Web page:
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This is a paragraph and a figure from The Feynman Lectures, He's trying to prove the Shell theorem for gravity: enter image description here

If we rearrange $dm=2\pi y \mu ds$ we obtain $\dfrac{dm}{2\pi yds}=\mu$. In this arrangement this equation is more intuitive to me. It says that the mass distribution $\mu$ of the ring equals its mass $dm$ divided by its area $2\pi yds$, Where $y$ is its radius and $ds$ is its thickness.(this is similar to the famous differential equation: $dA=2\pi r dr$, Where the infinitesimal area of a ring, equals the Circumference of the circle with radius $r$ multiplied by its thickness $dr$).

My question is in the paragraph, Feynman says that it's $dx$ not $ds$ that is the thickness of the ring, but the equation: $dm=2\pi y \mu ds$ implies that $ds$ is the thickness of the ring.Moreover, he says that $ds=\dfrac{dx}{sin\theta}$(compare the second and third term in the paragraph).

So what exactly are $ds$ and $dx$?

And Where does this relation between $ds$ and $dx$ come from?

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  • $\begingroup$ @diracpaul My problem is this, assuming that the angle between the radius $a$ and $ds$(look at Floris') is 90, is tantamount to stating that $ds$ is tangent on the circle. Tangent is defined as intersecting the circle at one point,But since $ds$ is a arc(very small) of a circle then it intersects with the circle at infinitely many points. $\endgroup$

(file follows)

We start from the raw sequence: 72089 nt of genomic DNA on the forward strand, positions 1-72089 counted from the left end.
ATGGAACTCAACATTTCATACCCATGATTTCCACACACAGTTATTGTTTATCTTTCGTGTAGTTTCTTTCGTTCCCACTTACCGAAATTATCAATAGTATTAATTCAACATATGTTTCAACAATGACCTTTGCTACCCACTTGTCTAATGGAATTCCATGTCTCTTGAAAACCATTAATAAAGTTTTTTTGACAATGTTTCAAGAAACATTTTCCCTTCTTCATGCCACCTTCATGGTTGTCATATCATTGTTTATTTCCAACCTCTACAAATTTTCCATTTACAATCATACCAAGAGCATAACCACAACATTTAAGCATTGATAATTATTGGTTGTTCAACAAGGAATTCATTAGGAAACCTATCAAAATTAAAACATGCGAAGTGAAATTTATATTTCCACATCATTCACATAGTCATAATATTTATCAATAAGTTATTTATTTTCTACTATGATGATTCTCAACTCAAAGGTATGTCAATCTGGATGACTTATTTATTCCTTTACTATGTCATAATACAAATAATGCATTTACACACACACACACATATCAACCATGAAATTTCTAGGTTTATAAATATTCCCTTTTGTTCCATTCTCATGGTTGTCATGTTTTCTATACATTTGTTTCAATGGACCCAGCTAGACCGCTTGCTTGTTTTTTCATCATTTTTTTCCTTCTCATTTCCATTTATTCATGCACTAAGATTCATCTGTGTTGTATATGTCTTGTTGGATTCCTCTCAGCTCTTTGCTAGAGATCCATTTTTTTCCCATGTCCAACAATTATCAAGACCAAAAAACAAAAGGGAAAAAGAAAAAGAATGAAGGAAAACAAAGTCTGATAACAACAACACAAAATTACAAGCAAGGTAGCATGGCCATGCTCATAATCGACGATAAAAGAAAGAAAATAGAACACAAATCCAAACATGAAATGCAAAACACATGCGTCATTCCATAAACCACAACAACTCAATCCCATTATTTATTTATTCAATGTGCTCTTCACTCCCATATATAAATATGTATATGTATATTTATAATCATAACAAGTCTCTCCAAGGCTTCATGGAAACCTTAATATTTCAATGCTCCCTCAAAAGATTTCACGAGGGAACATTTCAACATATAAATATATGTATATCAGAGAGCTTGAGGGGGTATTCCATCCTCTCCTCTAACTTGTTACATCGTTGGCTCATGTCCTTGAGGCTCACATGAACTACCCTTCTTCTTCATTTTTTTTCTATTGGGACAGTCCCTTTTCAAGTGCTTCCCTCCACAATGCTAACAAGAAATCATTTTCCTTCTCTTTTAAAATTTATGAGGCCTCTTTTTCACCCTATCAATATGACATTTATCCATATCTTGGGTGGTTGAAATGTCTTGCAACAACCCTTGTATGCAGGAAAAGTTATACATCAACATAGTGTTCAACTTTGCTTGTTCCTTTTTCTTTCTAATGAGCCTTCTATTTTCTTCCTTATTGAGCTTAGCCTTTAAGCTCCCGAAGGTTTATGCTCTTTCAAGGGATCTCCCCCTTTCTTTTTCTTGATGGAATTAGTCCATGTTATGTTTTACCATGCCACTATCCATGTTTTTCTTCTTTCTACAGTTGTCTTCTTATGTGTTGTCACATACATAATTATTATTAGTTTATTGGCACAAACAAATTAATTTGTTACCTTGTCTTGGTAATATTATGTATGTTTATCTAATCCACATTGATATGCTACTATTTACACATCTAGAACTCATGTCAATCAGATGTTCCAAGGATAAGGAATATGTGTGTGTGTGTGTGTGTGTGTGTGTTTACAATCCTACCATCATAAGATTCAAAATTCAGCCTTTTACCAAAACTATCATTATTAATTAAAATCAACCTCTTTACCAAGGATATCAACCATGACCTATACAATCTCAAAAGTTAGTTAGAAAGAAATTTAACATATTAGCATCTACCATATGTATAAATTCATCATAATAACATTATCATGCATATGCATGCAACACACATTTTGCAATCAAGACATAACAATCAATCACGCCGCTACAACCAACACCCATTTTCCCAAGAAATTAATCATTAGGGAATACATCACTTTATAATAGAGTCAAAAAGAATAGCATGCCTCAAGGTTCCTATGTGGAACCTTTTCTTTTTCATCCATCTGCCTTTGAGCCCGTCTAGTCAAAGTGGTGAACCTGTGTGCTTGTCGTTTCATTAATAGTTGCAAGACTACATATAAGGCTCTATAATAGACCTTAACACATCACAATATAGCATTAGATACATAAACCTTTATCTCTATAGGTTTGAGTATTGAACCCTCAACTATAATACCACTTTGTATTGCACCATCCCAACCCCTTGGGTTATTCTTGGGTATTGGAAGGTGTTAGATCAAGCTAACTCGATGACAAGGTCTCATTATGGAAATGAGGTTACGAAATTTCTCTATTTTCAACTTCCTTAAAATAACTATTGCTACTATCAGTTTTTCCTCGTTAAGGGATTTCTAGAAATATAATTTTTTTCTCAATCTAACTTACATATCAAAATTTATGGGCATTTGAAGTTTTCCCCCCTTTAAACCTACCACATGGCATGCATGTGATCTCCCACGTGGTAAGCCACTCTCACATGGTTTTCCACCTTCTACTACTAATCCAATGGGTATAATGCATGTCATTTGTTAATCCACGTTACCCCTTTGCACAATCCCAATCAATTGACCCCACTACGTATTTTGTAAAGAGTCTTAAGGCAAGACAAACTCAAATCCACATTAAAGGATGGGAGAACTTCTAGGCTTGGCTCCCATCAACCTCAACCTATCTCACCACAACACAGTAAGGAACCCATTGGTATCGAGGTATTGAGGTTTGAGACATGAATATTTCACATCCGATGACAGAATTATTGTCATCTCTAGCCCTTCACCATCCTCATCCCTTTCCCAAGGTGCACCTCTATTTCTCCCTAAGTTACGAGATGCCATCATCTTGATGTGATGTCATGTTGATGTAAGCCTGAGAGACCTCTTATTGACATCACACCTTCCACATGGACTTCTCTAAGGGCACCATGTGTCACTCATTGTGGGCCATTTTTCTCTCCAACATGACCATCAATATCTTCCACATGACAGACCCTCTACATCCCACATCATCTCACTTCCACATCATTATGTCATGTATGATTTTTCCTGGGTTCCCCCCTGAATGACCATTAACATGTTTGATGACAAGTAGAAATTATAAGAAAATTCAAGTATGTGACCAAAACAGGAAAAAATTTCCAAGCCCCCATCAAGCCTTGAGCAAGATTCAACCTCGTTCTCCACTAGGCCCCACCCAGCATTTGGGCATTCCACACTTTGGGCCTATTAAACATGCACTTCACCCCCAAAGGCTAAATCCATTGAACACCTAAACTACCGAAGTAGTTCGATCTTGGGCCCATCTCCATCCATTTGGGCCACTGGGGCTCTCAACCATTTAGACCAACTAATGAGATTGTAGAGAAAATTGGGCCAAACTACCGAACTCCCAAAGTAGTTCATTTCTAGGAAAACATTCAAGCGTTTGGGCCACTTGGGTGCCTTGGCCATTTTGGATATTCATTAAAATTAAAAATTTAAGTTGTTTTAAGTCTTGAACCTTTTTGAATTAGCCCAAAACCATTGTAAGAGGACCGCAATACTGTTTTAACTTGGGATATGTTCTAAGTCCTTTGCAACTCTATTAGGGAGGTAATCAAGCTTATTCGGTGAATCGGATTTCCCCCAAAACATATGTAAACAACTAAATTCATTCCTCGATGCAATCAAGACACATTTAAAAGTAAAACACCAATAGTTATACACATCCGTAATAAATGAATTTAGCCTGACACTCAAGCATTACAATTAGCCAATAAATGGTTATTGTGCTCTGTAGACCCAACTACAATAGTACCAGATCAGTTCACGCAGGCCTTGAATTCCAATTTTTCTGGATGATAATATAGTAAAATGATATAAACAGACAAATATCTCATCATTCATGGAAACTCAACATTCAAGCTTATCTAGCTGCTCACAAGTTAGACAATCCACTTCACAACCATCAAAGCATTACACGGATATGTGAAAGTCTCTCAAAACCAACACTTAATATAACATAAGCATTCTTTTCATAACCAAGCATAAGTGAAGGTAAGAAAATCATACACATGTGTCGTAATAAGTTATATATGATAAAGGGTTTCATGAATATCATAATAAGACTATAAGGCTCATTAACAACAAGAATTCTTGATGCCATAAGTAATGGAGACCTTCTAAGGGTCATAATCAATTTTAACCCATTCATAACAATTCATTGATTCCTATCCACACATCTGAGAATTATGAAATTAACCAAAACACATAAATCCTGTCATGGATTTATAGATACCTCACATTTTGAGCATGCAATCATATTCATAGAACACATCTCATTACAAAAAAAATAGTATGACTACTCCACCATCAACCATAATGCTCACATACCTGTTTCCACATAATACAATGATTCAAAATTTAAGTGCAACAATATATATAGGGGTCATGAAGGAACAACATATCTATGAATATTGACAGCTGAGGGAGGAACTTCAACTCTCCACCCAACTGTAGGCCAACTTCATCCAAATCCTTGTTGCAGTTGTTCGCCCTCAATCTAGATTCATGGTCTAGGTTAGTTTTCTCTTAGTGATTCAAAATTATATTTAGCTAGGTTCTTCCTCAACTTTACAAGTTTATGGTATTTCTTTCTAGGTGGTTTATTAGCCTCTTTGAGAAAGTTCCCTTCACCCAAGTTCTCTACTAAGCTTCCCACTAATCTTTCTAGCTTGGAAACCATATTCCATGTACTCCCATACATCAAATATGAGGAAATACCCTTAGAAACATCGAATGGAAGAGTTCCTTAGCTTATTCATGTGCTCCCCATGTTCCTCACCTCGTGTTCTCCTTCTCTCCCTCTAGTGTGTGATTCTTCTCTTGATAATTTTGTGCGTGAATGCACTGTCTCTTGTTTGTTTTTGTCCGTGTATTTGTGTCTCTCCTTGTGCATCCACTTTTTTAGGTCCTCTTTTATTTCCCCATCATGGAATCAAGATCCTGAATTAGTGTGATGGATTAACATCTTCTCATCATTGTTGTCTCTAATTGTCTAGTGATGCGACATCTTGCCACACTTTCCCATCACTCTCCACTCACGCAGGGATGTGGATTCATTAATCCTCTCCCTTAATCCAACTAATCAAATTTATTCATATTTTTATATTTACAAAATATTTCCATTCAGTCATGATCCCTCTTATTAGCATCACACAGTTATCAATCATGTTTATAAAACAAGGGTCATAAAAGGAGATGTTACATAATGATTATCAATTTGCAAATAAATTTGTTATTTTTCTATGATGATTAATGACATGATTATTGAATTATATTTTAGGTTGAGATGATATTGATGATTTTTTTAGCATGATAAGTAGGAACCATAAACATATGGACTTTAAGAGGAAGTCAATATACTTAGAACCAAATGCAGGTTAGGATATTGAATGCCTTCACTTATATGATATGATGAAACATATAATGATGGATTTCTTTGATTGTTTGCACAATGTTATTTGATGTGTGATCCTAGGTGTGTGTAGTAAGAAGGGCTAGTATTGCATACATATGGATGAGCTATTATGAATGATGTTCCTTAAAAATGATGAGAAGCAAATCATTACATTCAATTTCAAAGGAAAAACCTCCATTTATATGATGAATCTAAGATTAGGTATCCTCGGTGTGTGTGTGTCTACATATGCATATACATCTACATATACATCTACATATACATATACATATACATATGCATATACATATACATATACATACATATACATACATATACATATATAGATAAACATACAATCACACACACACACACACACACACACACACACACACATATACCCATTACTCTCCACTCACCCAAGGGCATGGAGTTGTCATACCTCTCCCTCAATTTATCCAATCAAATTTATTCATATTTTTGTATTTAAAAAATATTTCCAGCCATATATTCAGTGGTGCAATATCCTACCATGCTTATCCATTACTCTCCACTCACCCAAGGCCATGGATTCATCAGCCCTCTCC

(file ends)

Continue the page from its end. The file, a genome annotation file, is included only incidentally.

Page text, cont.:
– Omar Nagib
    Jul 18 '15 at 11:02
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This answer has images only (An image is equivalent to 1000 words)

enter image description here

If you have glasses red-left / blue-right see image below in black & white 3D.

enter image description here

and moreover a colored 3D.

enter image description here

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  • $\begingroup$ I had one software in my previous laptop; I couldn't remember the name, yes "inkscape"! It was good but intricate. Thanks for commenting. Keep up doing this awesome job of helping others with the art that speaks more than 1000 words! $\endgroup$
    – user36790
    Jul 18 '15 at 13:11
  • $\begingroup$ @diracpaul - thanks; but somehow I was not getting through to Omar... maybe looking at it from a different angle will have helped. Meanwhile I learnt about a new tool - something to complement my powerpoint drawings. $\endgroup$
    – Floris
    Jul 20 '15 at 6:36
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$dx$ is measured along the $OP$ axis and $ds$ is measured along the surface. The relationship between them follows from simple geometry - $ds$ is at an angle $\pi/2-\theta$ to $dx$.

enter image description here

From this diagram, $\frac{dx}{ds}=\sin\theta$. The result follows from rearranging.

$ds$ is the width of a strip of the shell of constant surface density: $dx$ is the thickness of a shell measured along the $OP$ direction.

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